How Cranberry Bogs Work

Environmental Effects of a Cranberry Bog

Many farmers have implemented eco-friendly crop cultivation methods.
Many farmers have implemented eco-friendly crop cultivation methods.
Darren McCollester/Getty Images

Commercially grown cranberries can negatively impact the environment, but if you look at the situation closely, you'll notice something of a trade-off taking place. As we've learned, fresh water is crucial to a bog's survival, but local streams and rivers can be harmed by the pesticides and fertilizers often used in a cranberry bog. This pollution of the waterways can hurt fish and other aquatic life. Another threat is the potential for increased water temperature in waters downstream from the bog site. The increase in water temperature can result from the erection of dams in streams to create water-supply ponds or diverting water in streams for their bogs. The warmer water has been shown to have a damaging effect on the trout's habitat. In addition, cranberry cultivation has accounted for a significant portion of wetland losses; the result of converting a natural wetland into a bog is a loss of wildlife and biodiversity [source: Watson].

There is a silver lining to all of this, however: Growing cranberries commercially requires a substantial support network which can comprise many acres of undeveloped fields, forests, streams and ponds. These support lands provide valuable habitats for wildlife. Cranberry farms can also serve as a barrier to urban sprawl: By initiating the best management practices possible, farmers are also taking more eco-friendly approaches to crop cultivation [source: Watson]. For example, they've reduced the amounts of pesticides they use by establishing Integrated Pest Management Programs (IPM). IPM is an initiative of the Environmental Protection Agency (EPA) that aims to protect public health, diminish pollution in ecologically sensitive areas and reduce farm workers' exposure to pesticides by reducing their use on crops. The initiative accomplishes this by carefully monitoring the way pests interact with their environment and using this information in tandem with pest control methods that benefit the environment [source: Cahill]. The cranberry industry has also been actively developing practices that encourage the protection of water quality and the wetlands [source: Watson].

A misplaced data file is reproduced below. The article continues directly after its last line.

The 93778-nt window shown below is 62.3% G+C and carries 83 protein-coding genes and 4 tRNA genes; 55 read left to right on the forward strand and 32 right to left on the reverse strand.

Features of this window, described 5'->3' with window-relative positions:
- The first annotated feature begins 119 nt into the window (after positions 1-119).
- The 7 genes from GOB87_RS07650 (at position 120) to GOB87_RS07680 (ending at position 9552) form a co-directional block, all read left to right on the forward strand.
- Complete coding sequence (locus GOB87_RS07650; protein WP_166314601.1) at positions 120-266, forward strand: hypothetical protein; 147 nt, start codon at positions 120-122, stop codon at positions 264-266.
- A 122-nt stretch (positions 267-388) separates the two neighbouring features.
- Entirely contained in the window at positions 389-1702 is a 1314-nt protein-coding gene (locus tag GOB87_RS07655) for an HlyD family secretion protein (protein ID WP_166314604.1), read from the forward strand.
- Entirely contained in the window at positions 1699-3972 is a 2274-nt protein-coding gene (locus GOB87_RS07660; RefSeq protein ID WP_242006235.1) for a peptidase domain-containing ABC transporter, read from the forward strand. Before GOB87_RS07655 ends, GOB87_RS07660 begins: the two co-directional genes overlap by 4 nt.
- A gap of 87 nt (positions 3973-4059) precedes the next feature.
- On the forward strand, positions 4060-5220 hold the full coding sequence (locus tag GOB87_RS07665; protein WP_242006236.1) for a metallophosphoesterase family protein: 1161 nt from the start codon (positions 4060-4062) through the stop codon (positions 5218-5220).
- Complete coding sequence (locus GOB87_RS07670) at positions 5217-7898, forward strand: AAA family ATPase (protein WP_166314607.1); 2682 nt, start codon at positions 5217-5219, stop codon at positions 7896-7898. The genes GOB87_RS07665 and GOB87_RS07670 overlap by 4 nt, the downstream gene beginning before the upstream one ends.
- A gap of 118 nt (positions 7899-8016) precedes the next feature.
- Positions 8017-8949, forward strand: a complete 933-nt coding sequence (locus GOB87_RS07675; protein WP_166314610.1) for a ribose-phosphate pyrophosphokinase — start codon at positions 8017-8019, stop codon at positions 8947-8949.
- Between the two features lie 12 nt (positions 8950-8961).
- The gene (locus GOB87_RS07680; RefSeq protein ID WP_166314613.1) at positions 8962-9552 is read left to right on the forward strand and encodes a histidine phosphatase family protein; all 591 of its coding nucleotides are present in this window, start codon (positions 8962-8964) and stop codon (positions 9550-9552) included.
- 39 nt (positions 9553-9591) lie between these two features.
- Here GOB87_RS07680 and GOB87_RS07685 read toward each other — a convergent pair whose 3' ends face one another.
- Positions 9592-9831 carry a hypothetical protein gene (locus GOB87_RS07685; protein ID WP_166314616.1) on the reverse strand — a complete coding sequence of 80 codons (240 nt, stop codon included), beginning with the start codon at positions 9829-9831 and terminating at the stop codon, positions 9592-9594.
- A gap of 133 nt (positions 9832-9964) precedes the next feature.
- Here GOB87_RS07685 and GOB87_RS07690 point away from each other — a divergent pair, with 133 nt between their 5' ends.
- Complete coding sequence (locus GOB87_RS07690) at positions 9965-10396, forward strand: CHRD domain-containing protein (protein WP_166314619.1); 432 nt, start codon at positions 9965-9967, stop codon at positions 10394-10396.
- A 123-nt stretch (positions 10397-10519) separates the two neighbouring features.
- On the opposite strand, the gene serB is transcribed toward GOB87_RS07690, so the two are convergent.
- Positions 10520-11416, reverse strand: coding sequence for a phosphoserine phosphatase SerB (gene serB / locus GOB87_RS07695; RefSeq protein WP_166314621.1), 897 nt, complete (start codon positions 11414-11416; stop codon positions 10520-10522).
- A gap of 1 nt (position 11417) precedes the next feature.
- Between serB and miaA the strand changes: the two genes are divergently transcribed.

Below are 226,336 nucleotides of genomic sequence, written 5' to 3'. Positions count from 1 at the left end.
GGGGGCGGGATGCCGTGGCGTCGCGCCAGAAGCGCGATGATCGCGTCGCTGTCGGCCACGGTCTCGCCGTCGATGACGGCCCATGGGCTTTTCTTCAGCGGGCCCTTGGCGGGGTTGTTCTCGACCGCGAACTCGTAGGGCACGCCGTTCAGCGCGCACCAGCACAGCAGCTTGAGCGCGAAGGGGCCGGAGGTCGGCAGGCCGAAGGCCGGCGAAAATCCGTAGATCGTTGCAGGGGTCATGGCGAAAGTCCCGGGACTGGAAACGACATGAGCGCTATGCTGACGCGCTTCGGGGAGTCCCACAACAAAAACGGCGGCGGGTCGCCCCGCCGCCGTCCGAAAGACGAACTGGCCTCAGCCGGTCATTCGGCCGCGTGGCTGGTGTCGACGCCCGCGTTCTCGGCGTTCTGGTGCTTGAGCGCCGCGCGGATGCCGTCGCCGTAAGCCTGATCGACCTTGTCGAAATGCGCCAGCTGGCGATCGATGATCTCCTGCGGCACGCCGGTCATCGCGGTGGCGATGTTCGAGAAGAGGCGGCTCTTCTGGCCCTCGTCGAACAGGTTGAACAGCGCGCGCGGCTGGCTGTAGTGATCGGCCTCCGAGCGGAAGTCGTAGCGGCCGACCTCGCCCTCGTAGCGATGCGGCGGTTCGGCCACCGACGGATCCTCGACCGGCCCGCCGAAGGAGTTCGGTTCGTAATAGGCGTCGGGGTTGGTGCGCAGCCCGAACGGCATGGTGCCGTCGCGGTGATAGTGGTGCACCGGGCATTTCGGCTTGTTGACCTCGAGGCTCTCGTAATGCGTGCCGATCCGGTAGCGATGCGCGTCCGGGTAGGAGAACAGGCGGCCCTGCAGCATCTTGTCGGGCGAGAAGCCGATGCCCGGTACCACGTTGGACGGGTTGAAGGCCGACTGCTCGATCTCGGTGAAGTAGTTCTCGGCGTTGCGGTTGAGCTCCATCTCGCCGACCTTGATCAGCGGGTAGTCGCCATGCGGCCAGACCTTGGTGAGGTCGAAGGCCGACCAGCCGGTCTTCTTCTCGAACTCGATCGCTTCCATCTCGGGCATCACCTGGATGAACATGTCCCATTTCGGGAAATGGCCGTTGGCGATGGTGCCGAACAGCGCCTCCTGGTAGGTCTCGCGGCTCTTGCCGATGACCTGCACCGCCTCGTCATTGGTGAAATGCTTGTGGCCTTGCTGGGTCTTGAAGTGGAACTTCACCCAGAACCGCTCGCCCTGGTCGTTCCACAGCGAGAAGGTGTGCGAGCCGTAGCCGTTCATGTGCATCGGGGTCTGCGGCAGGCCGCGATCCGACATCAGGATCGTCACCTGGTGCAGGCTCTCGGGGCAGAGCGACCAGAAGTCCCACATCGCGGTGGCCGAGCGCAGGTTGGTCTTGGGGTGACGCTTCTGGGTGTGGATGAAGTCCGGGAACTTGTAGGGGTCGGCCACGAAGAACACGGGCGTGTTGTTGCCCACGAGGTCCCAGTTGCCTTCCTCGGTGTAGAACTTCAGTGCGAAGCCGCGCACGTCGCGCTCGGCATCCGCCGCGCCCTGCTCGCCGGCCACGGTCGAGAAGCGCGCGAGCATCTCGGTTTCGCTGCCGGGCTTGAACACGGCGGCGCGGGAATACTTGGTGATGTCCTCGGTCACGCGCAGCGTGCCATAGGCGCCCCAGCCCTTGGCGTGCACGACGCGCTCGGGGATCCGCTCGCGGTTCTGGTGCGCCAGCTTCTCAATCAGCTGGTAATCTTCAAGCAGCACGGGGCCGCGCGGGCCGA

As we've seen, North America supports a robust cranberry industry. Cultivating this crop from the cranberry bogs we've just learned about has had some effect on the environment. Whether this effect is negative or positive just depends on your point of view.

Take a look at the links below for lots more information on cranberry bogs and the cultivation of the cranberry plant.

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  • British Columbia Cranberry Growers Association. January 27, 2009.
  • Cahill, Rich. "Cranberry Farms Learn to Grow More, Spray Less." Environmental Protection Agency. September 18, 2006.!OpenDocument
  • Cape Cod Cranberry Growers' Association. "An Overview of Cranberries." January 15, 2009.
  • "McDowell: Whitefish Point Named Cranberry Capital of Michigan"
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  • Eck, Paul. "The American Cranberry." Rutgers University Press. 1990.
  • Greenfield, Beth. "Bogs Afloat With Berries." The New York Times. August 31, 2007.
  • Johnson, Charles. The Nature of Vermont: Introduction and Guide to a New England Environment." University Press of New England. 1998.
  • National Agricultural Statistics Service. "2008 Massachusetts Production - Largest Crop in History." January 26 , 2009.
  • Shuda, Nathaniel. "Cranberry Growers Get State Approval."
  • October 15, 2008.
  • University of Massachusetts at Amherst Cranberry Station. "Welcome to the UMass Cranberry Station" January 15. 2009
  • Watson, Traci. "Wetland Worries Color Cranberry Industry." USA Today. November 22, 2005.
  • Wisconsin State Cranberry Growers' Association. "Growing Wisconsin Cranberries, Growing Wisconsin's Economy." January 27, 2009.